A new study finds that brain volumes of people who regularly eat vegetables, fruit, and fish are on average 2ml greater than brain volumes of those who often drink sugary beverages. A brain volume reduction of 3.6ml equals to one year of aging.
For the study, the researchers from Erasmus University, Rotterdam, analyzed diets of 4,213 adults with an average age of 66 who didn’t have dementia. The participants also had to take scans to determine their brain volumes.
Dr Meike Vernooij, the author of the study, says: “People with greater brain volume have been shown in other studies to have better cognitive abilities, so initiatives that help improve diet quality may be a good strategy to maintain thinking skills in older adults.”
A new study, led by the University of East Anglia (UEA) in the United Kingdom, suggests that a class of common drugs used to treat such conditions as depression, incontinence, and gastrointestinal disorders connected to the higher risk of developing dementia in the future.
For the study, which is considered to be the largest study of the alleged link, the researchers used medical data of more than 300,000 persons over the age 65. This sample included around 50,000 patients with dementia.
Study leader Dr. George Savva, who works in the School of Health Sciences at UEA, explains: “This research is really important because there are an estimated 350 million people affected globally by depression, and bladder conditions requiring treatment are estimated to affect over 13 percent of men and 30 percent of women in the U.K. and [United States].”
A group of researchers claims that they are close to developing a blood test that will be able to detect the Alzheimer’s disease long before the symptoms appear.
One of the main problems in treating the Alzheimer’s disease is that it is always diagnosed at a relatively late stage as the symptoms may develop over the many years.
In a recent study, published in the journal EMBO Molecular Medicine, researchers wanted to understand whether measuring the relative levels of healthy and pathological amyloid-beta in the blood could identify Alzheimer’s disease at its early stages.
The initial phase of the study demonstrated promising results – in participants who showed subtle early symptoms of the Alzheimer’s disease, the test detected changes in levels of amyloid-beta that associated with abnormal deposits visualized using brain scans.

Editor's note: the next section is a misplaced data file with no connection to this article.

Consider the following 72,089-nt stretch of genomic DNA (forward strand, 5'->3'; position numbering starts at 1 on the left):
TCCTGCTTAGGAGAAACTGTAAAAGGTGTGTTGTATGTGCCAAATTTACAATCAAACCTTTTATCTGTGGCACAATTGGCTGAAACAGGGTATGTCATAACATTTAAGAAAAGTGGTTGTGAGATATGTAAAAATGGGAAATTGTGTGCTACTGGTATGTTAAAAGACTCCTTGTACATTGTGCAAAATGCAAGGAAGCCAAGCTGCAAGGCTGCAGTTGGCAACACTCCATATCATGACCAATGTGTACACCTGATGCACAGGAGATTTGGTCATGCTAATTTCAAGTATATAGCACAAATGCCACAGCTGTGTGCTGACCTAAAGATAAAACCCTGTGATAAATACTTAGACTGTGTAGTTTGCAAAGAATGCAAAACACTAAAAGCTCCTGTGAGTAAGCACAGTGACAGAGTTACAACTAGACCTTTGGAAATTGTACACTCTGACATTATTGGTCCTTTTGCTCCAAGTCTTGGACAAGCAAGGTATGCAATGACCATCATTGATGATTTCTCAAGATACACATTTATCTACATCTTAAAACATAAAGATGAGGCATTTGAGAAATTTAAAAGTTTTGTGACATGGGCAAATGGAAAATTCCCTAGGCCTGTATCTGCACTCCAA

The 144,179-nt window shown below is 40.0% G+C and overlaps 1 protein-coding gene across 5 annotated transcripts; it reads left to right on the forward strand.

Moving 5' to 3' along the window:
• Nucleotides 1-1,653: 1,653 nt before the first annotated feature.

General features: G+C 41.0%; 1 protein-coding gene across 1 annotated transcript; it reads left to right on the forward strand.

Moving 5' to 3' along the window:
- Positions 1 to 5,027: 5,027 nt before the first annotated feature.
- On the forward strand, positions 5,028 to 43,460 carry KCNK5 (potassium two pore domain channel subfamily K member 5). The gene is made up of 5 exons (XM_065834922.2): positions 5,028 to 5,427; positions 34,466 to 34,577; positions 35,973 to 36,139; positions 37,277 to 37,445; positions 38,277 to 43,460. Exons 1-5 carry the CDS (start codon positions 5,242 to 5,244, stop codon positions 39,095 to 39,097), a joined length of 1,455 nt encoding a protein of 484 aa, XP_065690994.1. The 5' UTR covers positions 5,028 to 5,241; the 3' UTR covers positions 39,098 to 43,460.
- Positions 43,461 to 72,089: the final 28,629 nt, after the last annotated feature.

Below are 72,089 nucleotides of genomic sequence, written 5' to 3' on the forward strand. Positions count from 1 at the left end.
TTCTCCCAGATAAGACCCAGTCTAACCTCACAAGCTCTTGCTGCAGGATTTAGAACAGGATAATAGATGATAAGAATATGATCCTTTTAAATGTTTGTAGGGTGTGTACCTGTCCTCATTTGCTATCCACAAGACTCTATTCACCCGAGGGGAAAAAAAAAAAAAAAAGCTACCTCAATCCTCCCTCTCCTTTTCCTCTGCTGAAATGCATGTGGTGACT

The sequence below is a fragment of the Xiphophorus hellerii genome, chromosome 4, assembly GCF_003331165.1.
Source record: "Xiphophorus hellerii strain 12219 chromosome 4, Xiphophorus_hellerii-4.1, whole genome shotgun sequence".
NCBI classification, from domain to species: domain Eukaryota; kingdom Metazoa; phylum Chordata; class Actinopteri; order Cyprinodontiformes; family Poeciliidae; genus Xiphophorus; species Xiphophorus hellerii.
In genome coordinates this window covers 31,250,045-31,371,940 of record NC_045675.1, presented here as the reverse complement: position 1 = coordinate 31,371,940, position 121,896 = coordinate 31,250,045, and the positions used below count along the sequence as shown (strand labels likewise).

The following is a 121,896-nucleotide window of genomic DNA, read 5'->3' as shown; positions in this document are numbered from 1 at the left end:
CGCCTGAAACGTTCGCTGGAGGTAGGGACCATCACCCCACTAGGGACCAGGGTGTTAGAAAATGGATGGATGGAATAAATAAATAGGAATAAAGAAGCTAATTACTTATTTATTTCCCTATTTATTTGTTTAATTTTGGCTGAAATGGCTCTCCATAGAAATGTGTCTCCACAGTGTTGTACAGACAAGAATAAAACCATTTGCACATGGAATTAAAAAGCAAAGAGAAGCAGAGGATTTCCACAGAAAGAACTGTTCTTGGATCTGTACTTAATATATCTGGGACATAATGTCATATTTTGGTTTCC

A new study from the United Kingdom shows a link between the loss of dopamine-firing cells in the brain and ability of the brain to form new memories. These findings may lead to a new method for diagnosing Alzheimer’s.
For the study, a team of researchers used a type of MRI scan which is called 3Tesla. It is twice stronger than standard MRI. They scanned the brains of 51 healthy adults, 30 patients with a mild cognitive impairment, and 29 with the diagnosis of Alzheimer’s disease.
Having analyzed the results of the scanning, the researchers concluded that there was a link between the size of two key brain areas – the ventral tegmental and hippocampus – and the ability of the patients to learn new information.
Lead study author Annalena Venneri, of the Sheffield Institute for Translational Neuroscience at the University of Sheffield in the United Kingdom, explains: “The hippocampus is associated with forming new memories, therefore these findings are crucial to the early detection of Alzheimer’s disease. The results point at a change which happens very early on, which might trigger Alzheimer’s disease.”
A recent research suggests that people with high blood sugar experience worse long-term cognitive decline compared to their peers with the normal level of blood sugar.
For their study, a team of researchers tracked 5,189 participants, including 55% women, whose average age was 66 years. They analyzed their level of cognitive function between 2004–2005 and 2014–2015. Over time, the scientists monitored levels of HbA1c, or glycated hemoglobin, a measure of blood sugar control.
The analysis of the received data showed that participants with greater levels of HbA1c experienced much higher rate of decline.
The researchers, led by epidemiologist Wuxiang Xie from Imperial College London, explain in their paper: “Our findings suggest that interventions that delay diabetes onset, as well as management strategies for blood sugar control, might help alleviate the progression of subsequent decline over the long-term.”